top of page

THE Supplement for Women 40+?

creatine supplement image

I knew creatine as a supplement that bodybuilders are using to gain muscle mass and my understanding about it was that you need to be careful with taking it especially if you’re not working out very hard as it will make you gain weight. I guess that may be also what you know about creatine or maybe you haven’t even heard about it before?

What is Creatine? Creatine is a natural compound that our body uses to quickly generate energy, especially during short bursts of intense activities like lifting weights or sprinting. It's stored in our muscles and helps produce a molecule called ATP, which is like a fuel for our cells. Think of creatine as an energy supply to help your muscles power through a workout (if you want that effect though, you need to take it as a supplement). In fact, about 95% of creatine is stored in your skeletal muscle. Smaller amounts of creatine are also found in your brain and gut, contributing to various physiological functions. 

Creatine is naturally produced in the human body from three amino acids: arginine, glycine, and methionine, and is also found in small amounts in certain foods, including red meat and fish. However, you’d have to eat A LOT (over 1kg of red meat) to get the recommended 4-5 grams of creatine daily.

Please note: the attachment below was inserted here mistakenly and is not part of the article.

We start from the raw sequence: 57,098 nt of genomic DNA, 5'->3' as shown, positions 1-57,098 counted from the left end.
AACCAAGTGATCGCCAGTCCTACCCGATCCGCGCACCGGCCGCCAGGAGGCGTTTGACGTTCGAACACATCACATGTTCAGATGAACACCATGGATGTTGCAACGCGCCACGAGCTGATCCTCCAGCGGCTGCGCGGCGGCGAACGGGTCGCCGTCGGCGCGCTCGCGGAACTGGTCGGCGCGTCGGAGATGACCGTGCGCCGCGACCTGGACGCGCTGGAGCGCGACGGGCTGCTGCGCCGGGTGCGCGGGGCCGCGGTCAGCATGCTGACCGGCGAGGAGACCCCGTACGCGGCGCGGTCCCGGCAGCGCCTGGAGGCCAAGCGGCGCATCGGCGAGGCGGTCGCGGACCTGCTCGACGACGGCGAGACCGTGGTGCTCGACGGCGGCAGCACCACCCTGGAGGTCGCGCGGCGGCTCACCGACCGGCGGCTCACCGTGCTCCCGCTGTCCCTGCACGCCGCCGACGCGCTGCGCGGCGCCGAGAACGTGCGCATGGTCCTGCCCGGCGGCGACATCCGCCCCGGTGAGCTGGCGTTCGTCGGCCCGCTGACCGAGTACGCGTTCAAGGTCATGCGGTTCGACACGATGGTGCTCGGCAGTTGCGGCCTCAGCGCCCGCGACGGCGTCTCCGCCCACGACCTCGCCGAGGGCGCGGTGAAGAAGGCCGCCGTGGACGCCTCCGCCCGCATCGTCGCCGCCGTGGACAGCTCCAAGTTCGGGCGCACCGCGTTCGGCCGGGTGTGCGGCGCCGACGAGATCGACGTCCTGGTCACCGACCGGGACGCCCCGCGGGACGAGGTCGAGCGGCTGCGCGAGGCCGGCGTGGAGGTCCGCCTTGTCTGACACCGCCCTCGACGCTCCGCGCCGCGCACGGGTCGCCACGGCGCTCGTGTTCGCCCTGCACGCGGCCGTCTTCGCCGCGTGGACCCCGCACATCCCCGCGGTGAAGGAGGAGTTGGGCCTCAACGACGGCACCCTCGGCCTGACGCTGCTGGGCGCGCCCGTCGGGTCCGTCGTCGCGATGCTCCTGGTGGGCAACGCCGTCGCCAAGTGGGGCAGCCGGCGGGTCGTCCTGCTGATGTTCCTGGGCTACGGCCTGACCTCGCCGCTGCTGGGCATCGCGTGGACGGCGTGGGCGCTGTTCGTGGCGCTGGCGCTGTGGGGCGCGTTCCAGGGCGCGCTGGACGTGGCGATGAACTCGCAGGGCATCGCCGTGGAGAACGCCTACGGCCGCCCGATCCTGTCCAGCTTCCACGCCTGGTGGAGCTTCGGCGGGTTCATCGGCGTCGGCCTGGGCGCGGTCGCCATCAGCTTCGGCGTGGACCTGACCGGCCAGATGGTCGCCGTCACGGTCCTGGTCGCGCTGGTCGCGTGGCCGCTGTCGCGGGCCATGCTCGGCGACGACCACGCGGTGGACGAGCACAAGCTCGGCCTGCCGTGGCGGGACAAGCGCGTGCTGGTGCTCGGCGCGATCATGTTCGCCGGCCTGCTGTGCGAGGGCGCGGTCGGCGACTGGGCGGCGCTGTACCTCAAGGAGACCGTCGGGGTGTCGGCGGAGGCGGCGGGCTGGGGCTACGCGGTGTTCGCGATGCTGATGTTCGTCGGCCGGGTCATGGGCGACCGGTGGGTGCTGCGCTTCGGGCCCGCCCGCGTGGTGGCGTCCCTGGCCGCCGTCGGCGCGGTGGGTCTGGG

I’ve recently come to learn that creatine actually provides remarkable benefits for women in their 40s and beyond. It doesn’t only enhance strength and workout performance, it also has a positive impact on your brain health, bone strength, skin and more!

Why is creatine such an important supplement for women?

Women have much less tissue stores than men, actually 70-80% less. 

And let’s be honest, most women are far from eating enough protein, especially not red meat, so you’re also less likely to get it from your diet. 

Also, after 30, your muscle mass decreases by about 3-8% every decade and that increases even more once you hit the 60 mark. If you remember last week’s article, muscle mass is one of the key factors that will help keep up your metabolism, but it’s also important to keep your bones healthy: Post menopause, women can lose up to 20% of their bone mass (due to low estrogen and testosterone levels but also a lack of bone regrowth stimulating exercise), leading to an increased risk of falls, fractures and osteoporosis (Source) Indirectly, creatine supports bone health by promoting muscle strength and mass. When you do strength-training exercises, your muscles pull on your bones, stimulating bone growth and improving bone density.  

"Post-menopausal females may also experience benefits in skeletal muscle size and function when consuming high doses of creatine (0.3 g·kg-1·d-1); and favorable effects on bone when combined with resistance training." Source

One of the biggest benefits of creatine is its ability to fight inflammation. I actually first tried it when I heard Dr. Ben Lynch talk about his wife, who had constant shoulder pain and sore muscles, (something I frequently experience too) and he had advised her to take creatine that instantly helped ease that muscle pain. So I had to try it for myself and it did work (only I forgot about it and haven’t been taking it regularly, but definitely will integrate it in my daily routine after researching all these positive impact of creatine for you ;-))